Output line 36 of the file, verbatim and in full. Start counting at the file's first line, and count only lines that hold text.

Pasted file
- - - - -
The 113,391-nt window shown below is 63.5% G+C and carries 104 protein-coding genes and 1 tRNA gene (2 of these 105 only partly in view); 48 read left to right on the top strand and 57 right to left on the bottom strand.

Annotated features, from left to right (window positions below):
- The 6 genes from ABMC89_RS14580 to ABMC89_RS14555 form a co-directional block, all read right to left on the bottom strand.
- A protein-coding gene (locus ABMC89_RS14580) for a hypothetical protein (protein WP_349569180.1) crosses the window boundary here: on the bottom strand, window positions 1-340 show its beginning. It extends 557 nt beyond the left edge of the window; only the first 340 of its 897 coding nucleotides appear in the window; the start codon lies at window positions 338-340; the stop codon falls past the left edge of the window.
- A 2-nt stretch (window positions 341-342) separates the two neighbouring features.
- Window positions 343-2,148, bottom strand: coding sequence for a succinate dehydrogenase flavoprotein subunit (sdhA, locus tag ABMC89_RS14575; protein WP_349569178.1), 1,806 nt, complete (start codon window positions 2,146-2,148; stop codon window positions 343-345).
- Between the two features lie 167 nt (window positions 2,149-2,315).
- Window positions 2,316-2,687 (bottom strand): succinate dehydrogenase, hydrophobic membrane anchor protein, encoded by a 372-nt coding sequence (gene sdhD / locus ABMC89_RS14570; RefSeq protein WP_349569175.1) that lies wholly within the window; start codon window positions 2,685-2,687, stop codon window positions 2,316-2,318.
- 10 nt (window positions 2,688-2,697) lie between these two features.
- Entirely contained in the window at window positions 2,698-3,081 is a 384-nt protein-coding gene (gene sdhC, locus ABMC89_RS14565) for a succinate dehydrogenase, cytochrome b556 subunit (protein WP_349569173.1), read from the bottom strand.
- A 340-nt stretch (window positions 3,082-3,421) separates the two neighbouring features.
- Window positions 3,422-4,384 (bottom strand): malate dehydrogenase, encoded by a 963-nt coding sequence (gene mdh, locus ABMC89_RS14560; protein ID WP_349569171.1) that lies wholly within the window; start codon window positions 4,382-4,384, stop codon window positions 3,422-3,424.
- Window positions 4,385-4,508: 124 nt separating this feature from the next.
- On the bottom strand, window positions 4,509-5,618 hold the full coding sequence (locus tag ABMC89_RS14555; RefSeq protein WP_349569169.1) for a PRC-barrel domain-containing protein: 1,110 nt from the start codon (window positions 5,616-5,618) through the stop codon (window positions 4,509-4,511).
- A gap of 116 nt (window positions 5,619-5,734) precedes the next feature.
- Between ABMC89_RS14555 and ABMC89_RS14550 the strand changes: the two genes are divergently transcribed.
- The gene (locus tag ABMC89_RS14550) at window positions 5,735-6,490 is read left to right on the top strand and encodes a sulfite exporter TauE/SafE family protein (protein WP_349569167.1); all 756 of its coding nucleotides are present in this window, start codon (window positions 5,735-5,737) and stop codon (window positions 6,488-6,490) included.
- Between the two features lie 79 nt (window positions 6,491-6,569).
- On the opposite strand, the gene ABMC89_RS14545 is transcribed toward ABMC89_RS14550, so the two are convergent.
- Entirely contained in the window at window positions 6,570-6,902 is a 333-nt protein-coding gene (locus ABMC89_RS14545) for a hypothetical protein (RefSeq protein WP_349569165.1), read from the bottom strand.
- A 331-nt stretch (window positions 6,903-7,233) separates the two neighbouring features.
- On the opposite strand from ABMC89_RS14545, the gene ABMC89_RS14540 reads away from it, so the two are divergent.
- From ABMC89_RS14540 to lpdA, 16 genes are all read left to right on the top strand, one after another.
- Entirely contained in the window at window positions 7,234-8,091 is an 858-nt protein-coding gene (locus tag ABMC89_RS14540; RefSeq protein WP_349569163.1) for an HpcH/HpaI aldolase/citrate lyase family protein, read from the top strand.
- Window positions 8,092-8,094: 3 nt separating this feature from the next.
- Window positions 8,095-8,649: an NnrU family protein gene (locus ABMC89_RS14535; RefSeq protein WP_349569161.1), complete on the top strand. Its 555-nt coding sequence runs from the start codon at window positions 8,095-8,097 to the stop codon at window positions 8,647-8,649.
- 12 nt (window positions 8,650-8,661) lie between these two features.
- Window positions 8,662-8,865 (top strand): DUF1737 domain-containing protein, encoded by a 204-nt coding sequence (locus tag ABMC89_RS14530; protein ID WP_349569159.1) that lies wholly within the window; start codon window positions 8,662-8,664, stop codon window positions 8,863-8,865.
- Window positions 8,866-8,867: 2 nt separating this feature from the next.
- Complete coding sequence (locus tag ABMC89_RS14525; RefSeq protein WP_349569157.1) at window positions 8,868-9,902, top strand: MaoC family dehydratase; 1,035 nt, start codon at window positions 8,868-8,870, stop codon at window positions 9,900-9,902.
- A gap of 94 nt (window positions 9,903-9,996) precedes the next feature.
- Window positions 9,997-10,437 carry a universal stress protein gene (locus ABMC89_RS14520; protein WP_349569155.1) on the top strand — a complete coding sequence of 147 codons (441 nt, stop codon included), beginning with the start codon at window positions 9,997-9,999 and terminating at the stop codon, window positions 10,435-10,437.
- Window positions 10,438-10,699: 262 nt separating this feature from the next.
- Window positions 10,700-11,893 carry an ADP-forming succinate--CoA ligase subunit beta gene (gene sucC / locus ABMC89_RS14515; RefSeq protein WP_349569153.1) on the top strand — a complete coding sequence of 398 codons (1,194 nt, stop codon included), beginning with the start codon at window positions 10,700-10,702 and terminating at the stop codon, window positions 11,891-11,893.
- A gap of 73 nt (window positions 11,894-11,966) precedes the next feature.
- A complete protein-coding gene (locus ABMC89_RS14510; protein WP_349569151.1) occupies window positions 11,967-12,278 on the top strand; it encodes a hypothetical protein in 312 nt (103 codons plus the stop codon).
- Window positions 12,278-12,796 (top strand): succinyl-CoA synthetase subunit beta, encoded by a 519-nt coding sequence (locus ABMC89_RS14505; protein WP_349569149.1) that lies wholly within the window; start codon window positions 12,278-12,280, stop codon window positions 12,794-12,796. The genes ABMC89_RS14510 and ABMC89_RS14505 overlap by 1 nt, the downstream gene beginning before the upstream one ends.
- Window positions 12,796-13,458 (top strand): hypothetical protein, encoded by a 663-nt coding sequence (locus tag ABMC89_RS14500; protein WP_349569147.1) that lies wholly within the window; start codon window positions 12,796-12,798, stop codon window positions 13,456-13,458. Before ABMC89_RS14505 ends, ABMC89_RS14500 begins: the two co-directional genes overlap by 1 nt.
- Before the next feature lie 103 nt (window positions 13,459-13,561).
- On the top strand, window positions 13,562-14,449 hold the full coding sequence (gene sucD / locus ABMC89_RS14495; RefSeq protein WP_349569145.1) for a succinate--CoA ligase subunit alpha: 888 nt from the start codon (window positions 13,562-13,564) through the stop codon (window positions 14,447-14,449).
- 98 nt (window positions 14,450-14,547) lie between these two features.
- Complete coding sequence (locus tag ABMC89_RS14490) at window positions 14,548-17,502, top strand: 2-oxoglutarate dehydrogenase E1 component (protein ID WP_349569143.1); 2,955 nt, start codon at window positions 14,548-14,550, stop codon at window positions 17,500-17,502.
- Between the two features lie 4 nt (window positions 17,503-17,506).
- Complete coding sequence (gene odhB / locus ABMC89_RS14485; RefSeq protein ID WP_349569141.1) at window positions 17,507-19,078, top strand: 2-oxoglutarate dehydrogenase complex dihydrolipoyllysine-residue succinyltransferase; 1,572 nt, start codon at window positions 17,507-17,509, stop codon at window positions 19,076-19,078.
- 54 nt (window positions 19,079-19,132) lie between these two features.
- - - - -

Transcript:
- A complete protein-coding gene (locus ABMC89_RS14510; protein WP_349569151.1) occupies window positions 11,967-12,278 on the top strand; it encodes a hypothetical protein in 312 nt (103 codons plus the stop codon).